As 2011 drew to a close, Mr. Minne realized he was the only one putting money into Phoenix Pallet and that Phoenix Pallet was likely to need more money from him to operate in 2012. He decided he wanted to protect his investment. He had an attorney draw up a promissory note and a security agreement for $200, 000 (with annual interest at 5 percent) he thought he had put into the company. The attorney told Mr. Minne it would better if another officer signed on Phoenix Pallet's behalf, as opposed to Mr. Minne signing as both president and creditor. When the Minnes were home from Florida for Christmas, he and Mr. Madison executed the note and security agreement, with Mr. Madison signing as vice-president. A copy of the note and security agreement were kept at the Phoenix Pallet office, and Mr. Minne had a UCC statement filed with the secretary of state's office.

         Mr. Madison doesn't remember signing the papers, and given the thickness of the eleven-page security agreement, he thinks he would have read it and remembered it. The Tracys seem to think Mr. Minne used Mr. Madison's signature stamp to give himself a security interest in Phoenix Pallet. They point out that the signature on the note reads “Mike A. Madison, ” as “Vice President, ” and the file name at the bottom of the document reads, “msw\corp\phoenixpi-spn\jvw\amb. The security agreement is signed “Mike Madison” (again as Vice President), spells Mr. Minne's name correctly, and the characters within the signature are of significantly greater weight (thickness) than the signature affixed to the promissory note. The file name at the bottom of this document is “msw\agree\pmpp-secag\jvw\mj.”

         It is more likely than not that Mr. Minne didn't forge Mr. Madison's signatures. First, testimony from both Madisons indicate that it wouldn't have been unusual for Mr. Madison to sign as “Mike A.” on one line and as “Michael” on another. Second, although the relationships between the shareholders and officer of Phoenix Pallet soon took a nosedive, they were fine at the end of 2011. Mr. Minne and Mr. Madison were working well together. At some time - maybe in 2011 - Mrs. Madison became uncomfortable with Mr. Minne's checkwriting practices, but speculation is required to think Mr. Minne know that by the end of 2011. And the Tracys had been the mutest of silent partners to that point. Finally, the Madisons and Tracys hadn't put money into Phoenix Pallet for more than a year; they had chosen Mr. Minne to provide money. The Tracys and Madisons would have been hard pressed to deny Mr. Minne a security interest to the extent of his investment, and there's no basis to find Mr. Minne thought he had to go under the table to get a security interest.

         Mr. Minne's method of handling the transaction didn't comply with the Phoenix Pallet bylaws. First, the bylaws didn't create an office of vice president, so strictly by the bylaws (and ignoring how Phoenix Pallet had operated since its creation), Mr. Madison couldn't sign as vice president. Second, the bylaws provide that, “[u]nless otherwise provided by the Board of Directors, all contracts, leases, commercial paper and other instruments in writing and legal documents, shall be signed by the President and attested by the Secretary. All bonds, deeds, and mortgages shall be signed by the President and attested by the Secretary. All certificates of stock shall be signed by the President and attested by the Secretary.” The directors hadn't amended that provision or established another way to execute instruments of that sort. Mr. Minne had never seen the bylaws by the end of 2011; Mrs. Tracy had the bylaws.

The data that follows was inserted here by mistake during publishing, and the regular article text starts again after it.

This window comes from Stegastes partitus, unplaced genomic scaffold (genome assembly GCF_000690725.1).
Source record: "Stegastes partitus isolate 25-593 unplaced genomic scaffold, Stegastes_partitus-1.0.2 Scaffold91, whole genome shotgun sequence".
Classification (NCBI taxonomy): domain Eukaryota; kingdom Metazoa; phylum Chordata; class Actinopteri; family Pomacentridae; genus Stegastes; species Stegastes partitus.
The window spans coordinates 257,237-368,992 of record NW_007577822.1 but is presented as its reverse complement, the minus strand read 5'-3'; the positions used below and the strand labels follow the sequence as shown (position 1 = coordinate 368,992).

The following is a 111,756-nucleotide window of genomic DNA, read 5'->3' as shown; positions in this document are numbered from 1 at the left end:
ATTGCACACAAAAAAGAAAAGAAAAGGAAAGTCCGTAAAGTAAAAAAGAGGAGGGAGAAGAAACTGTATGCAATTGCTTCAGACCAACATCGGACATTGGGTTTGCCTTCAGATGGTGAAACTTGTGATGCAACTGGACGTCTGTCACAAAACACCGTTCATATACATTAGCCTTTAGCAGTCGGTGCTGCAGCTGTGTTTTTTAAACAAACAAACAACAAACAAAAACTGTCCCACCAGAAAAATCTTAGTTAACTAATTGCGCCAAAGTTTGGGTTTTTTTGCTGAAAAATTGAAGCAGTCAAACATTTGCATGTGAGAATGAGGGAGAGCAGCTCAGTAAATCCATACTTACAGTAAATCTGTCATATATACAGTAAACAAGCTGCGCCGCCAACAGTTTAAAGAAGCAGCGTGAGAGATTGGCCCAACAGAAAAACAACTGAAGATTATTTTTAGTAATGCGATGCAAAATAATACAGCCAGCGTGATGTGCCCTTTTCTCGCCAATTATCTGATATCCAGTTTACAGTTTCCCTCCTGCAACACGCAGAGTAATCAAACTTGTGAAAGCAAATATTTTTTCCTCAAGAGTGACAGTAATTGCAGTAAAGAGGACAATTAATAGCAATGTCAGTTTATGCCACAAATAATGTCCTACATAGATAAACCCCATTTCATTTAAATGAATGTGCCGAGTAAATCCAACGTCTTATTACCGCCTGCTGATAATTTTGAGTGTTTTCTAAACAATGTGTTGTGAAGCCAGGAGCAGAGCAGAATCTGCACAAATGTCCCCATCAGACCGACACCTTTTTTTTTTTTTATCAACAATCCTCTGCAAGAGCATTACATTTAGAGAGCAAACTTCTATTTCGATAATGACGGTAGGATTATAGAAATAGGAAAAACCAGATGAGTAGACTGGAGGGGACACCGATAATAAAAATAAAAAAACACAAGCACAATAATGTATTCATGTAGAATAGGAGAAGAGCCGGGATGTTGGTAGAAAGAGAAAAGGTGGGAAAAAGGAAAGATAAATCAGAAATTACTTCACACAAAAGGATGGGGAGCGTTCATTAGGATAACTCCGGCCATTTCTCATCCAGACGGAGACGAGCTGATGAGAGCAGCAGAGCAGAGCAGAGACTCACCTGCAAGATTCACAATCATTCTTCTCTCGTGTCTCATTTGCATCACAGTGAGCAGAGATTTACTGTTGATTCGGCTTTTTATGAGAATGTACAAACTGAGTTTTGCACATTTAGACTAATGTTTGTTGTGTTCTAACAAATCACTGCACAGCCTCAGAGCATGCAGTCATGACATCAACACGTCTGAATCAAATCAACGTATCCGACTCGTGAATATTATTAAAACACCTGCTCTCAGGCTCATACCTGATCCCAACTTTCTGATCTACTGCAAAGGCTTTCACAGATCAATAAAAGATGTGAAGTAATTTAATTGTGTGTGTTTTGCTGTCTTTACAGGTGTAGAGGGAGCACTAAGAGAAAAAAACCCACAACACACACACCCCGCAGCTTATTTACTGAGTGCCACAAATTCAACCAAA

No one told the Tracys about the promissory note and the security agreement.

         Finally, it appears that the $200, 000 figure referenced in the note was simply plucked from the air as a rough estimate of what Mr. Minne thought he had put in by December 2011. Available records suggest that Mr. Minne's contributions in 2011 were closer to $170, 000 than to $200, 000, and had invested $90, 000 in 2010. Some of what Mr. Minne put into Phoenix Pallet in 2011 was repaid. These were interest free short-term loans to tide the company over until revenue came in. Phoenix Pallet financial records are too fuzzy to tell with any degree of confidence how close the contributions and repayments came to evening out; Plaintiffs' Exhibit 37 indicates that Phoenix Pallet paid just under $17, 000 directly to Mr. Minne and $42, 000 through Golf Properties in 2011. That process of money-in-money-out continued through 2014.

         Phoenix Pallet had $1, 239, 000 in sales in 2011 - a 290 percent increase over 2010 - but lost $149, 000.


         The year 2012 saw sales increase, the Madisons step aside as officers and shareholders, and the Tracys emerge from the shadows.

         Around April 2012, the Madisons notified the Tracys and the Minnes that they were going to file for bankruptcy. To keep their creditors from reaching Phoenix Pallet, they resigned their positions as officers and shareholders, and backdated their resignations to December 31, 2011. Mr. Madison remained at Phoenix Pallet as plant manager. He was paid $1, 000 a week and ran the manufacturing facility and, when Mr. Minne was in Florida, he ran Phoenix Pallet. The Madisons signed a resignation form, as did the Minnes and the Tracys separately, all dated ...

Buy This Entire Record For $7.95

Download the entire decision to receive the complete text, official citation,
docket number, dissents and concurrences, and footnotes for this case.

Learn more about what you receive with purchase of this case.